Leahy's flagship claim is that, once he had made a threshold showing of self-defense, the district court erred in requiring him to prove self-defense rather than requiring the government to negate his colorable claim.   The proper allocation of the burden of proof on such a defense, however denominated, is an open question in this circuit with respect to felon-in-possession cases.   See Diaz, 285 F.3d at 97.   The Constitution permits us to answer this question either way;  there is no constitutional requirement that the burden of disproving self-defense reside with the prosecution.   See Patterson v. New York, 432 U.S. 197, 210-211, 97 S.Ct. 2319, 53 L.Ed.2d 281 (1977) (upholding murder statute that placed burden of proving affirmative defense on defendant when proof of that defense did not negate an element of the offense).   Because the question turns on what is essentially a matter of statutory interpretation-what Congress intended-we afford de novo review.   See United States v. Hartsock, 347 F.3d 1, 4 (1st Cir.2003).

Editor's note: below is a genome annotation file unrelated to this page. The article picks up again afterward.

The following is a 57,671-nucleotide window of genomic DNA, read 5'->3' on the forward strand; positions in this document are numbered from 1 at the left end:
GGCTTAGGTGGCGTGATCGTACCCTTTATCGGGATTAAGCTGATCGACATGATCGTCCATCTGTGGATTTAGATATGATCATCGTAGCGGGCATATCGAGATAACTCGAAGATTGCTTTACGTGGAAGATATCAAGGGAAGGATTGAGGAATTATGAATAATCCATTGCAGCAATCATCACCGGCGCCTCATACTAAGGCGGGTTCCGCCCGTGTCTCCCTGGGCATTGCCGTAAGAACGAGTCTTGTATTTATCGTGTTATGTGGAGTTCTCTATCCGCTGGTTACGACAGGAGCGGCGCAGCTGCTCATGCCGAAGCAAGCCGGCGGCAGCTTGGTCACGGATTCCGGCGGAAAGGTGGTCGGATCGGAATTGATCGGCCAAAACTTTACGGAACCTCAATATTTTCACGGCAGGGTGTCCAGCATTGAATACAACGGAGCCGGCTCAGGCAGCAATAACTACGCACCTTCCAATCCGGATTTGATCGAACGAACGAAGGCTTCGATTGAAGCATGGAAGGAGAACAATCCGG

We introduce our analysis in case-specific terms.   The principal issue at trial was whether Leahy, as a convicted felon, was legally justified in taking possession of the handgun.   The government argued that Leahy was not so justified because he was the aggressor and, moreover, he was never under any realistic threat of imminent harm.   Leahy, in contrast, argued that his bona fide fear of imminent harm justified him in taking possession of the handgun and defensively using it to repel his attackers.   Cf. United States v. Holliday, 457 F.3d 121, 127 (1st Cir.2006) (explaining that a felon possessing a gun to “avoid the imminent danger of his own death” is “the classic scenario in a self-defense case”).   This issue calls into question whether justification is a defense to a felon-in-possession charge and if so, which party bears the burden of proof.